4
$\begingroup$

Our algorithm is about estimating the true statistic values from a data set. The data set is a table in relational database, we are going to estimate the statistic value for filtered records, like SUM("Sales") WHERE city="New York". We do this because the table is too large to calculate the true answer.

We use relative error for accuracy measurement at first, but we soon noticed that for small values, the error usually exceeds 100% and raises the average error. For example, if the true answer is 3, and my algorithm gives 9, it is a 200% error and will result in a very high average error, even if the other queries are answered properly. So I'm wondering if using relative error is not proper here, because if my algorithm always estimate a very small value, there will be unlikely for my algorithm to give an average error over 100%. It is unfair if my algorithm overestimates the true value.

Please note that I'm not trying to develop an algorithm to do the estimation, but I'm finding a fair measurement to evaluate the accuracy for different estimation algorithms. For example, we can estimate the sum by 1) Sampling from the original data set and estimate the sum with CLT, or 2) Draw a histogram offline and give an approximate answer for specific queries online according to the histogram. My question here is that under the traditional definition of relative error, the algorithm that always give small values tend to benefit more, so I'm looking for another measurement which is fairer.

I use the following formula in the past, but I'm wondering if it has any theories behind it:

$error=abs(x_{estimate}-x_{true})/{max(x_{estimate},x_{true})}$

So is there any better measurement to measure the error for an estimation algorithm?

Thanks!

$\endgroup$
  • $\begingroup$ Let me ask you if I really understood what your question. Lets suppose you have the data $x_1,\,x_2,...,x_n$. In your example you want to find out the value of $x_1 + x_2 +...+x_n$, but you are not able to perform the whole summation. Is that why you need the approximation? Do the algorithm you created require or use randomness in any sense? $\endgroup$ – Mur1lo Jun 22 '16 at 3:39
  • 1
    $\begingroup$ Can you say more about your situation, your data & your goals? This doesn't make sense to me, & I don't think this question is answerable. $\endgroup$ – gung - Reinstate Monica Jun 22 '16 at 4:04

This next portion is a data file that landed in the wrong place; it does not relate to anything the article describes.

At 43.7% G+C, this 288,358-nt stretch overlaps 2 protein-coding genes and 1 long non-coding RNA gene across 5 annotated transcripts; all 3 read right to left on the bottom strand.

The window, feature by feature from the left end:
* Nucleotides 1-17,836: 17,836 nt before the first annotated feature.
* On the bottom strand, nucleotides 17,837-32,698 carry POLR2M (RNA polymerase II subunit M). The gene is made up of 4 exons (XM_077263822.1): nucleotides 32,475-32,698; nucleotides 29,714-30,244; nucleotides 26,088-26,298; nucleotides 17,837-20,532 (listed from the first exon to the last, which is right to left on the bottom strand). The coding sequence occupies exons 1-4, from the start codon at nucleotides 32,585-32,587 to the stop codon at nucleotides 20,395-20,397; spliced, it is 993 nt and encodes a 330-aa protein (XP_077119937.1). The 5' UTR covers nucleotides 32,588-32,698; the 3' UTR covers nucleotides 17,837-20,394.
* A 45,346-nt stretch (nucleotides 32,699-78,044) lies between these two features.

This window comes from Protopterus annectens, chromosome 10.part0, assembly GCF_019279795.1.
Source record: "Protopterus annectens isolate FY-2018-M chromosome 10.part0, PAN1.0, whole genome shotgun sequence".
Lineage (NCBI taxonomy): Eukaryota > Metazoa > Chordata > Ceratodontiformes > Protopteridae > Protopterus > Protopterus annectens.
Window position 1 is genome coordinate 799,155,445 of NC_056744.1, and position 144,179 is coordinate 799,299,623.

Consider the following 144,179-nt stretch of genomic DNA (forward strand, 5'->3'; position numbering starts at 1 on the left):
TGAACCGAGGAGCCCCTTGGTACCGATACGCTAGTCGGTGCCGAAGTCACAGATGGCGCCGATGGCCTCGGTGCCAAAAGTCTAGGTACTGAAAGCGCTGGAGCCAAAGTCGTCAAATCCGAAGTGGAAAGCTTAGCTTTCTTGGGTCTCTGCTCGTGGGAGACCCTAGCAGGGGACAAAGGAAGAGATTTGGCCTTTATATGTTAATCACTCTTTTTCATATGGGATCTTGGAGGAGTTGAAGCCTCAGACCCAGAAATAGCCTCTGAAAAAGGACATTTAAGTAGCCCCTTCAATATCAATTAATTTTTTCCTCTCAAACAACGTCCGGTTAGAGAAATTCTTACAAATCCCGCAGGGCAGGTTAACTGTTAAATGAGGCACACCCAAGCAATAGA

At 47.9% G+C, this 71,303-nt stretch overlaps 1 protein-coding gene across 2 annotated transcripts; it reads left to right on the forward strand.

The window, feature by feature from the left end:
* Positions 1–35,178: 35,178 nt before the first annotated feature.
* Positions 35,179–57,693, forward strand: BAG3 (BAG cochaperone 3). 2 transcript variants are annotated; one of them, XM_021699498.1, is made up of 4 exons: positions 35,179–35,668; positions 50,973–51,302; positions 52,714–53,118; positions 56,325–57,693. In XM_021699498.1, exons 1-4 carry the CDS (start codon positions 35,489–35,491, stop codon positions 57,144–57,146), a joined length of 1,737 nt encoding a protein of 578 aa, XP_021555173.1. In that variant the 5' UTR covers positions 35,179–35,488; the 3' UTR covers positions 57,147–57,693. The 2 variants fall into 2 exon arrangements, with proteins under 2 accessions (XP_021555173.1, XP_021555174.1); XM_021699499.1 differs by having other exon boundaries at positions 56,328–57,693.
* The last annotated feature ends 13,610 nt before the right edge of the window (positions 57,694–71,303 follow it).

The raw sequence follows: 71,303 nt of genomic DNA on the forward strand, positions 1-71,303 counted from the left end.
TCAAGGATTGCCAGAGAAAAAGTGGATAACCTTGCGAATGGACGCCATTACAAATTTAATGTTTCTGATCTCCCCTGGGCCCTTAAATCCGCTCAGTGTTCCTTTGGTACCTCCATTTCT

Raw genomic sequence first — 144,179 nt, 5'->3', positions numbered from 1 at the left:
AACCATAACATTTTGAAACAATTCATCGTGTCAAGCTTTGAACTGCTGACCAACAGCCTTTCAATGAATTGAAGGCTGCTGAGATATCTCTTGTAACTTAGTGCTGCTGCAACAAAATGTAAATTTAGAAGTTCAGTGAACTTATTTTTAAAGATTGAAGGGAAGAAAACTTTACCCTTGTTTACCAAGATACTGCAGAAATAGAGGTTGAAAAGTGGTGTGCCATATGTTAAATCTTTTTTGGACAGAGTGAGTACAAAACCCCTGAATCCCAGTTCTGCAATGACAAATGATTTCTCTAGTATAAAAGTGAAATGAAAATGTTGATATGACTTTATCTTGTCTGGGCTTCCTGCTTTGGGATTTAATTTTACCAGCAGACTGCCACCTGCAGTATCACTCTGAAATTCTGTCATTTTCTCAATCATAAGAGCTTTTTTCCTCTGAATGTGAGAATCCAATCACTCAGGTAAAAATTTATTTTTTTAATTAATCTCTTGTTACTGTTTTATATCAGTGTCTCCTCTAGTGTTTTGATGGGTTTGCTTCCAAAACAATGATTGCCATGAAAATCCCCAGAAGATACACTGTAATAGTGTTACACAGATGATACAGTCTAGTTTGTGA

• $\begingroup$ @Mur1lo Yes, the original data set is too large, so we used some kind of algorithm to make an approximation for it. We don't include randomness in our algorithm. $\endgroup$ – DarkZero Jun 22 '16 at 5:09
  • $\begingroup$ @gung I added some background information for you. I am just wondering if it is reasonable to use relative error to measure the error of an estimation algorithm, because it punishes too much for overestimation... $\endgroup$ – DarkZero Jun 22 '16 at 5:10
  • $\begingroup$ In the denominator of your error formula why do you have max? Shouldn't it be only the true value? ref: en.wikipedia.org/wiki/Approximation_error $\endgroup$ – Mur1lo Jun 23 '16 at 3:47
0
$\begingroup$

I would suggest adding a "small" number to the denominator of your ratio.

$$error=\frac{|x_{estimate}-x_{true}|}{x_{true}+K}$$

You set $K$ equal to a "negligible" amount. For your example, setting $K=6$ would give an error of 66% instead of 200% for $K=0$.

The number to add will depend on your context and what kind of absolute errors are negligible

| cite | improve this answer | |
$\endgroup$
0
$\begingroup$

There are a lot of measures for error of estimation and the one you provided is a valid one. But since you are working with the sum of random variables, I suggest using normal distribution (supported by the Central Limit Theorem) and instead of calculating once the sum of sales in New York, you’ll have to repeat that algorithm (at least 30 times) including randomness in your selection.

With your sample of 30 "sum of sales" you can use Normal Distribution and not only calculate the Mean Square Error as a good estimator of error, but also calculate probabilities.

Another good news is most of statistical inference is developed for variables with normal distribution.

| cite | improve this answer | |
$\endgroup$
  • $\begingroup$ The classical CLT applies only to the sample mean, not to the sum. $\endgroup$ – Mur1lo Jun 22 '16 at 17:38
  • 1
    $\begingroup$ Central Theorem Limit it's actually a summary of different convergence laws. In en.wikipedia.org/wiki/Central_limit_theorem says " central limit theorem is any of a set of weak-convergence theorems in probability theory. They all express the fact that a sum of many independent and identically distributed (i.i.d.) random variables (...) will tend to be distributed according to (...) normal distribution" $\endgroup$ – Camila Burne Jun 22 '16 at 18:12
  • $\begingroup$ By "a sum" the author did not mean ANY sum. The mean is a particular type of sum, just like $\sum(X_i -\bar X)^2/n$ is another sum. The problem is that the variance of $\sum X_i$ goes to infinity and as a consequence it cannot converge in law to any distribution with finite variance. $\endgroup$ – Mur1lo Jun 22 '16 at 19:10
  • 2
    $\begingroup$ The recommendation to repeat an estimator 30 times in order to use a Normal distribution is truly strange. What support can you adduce for that? $\endgroup$ – whuber Jun 22 '16 at 20:55
  • 1
    $\begingroup$ I'm not questioning the 30: I'm questioning the very idea that any replication is needed in the first place! That idea seems to belie a fundamental misconception about sampling and estimation. $\endgroup$ – whuber Jun 23 '16 at 14:16

Your Answer

By clicking “Post Your Answer”, you agree to our terms of service, privacy policy and cookie policy

Not the answer you're looking for? Browse other questions tagged or ask your own question.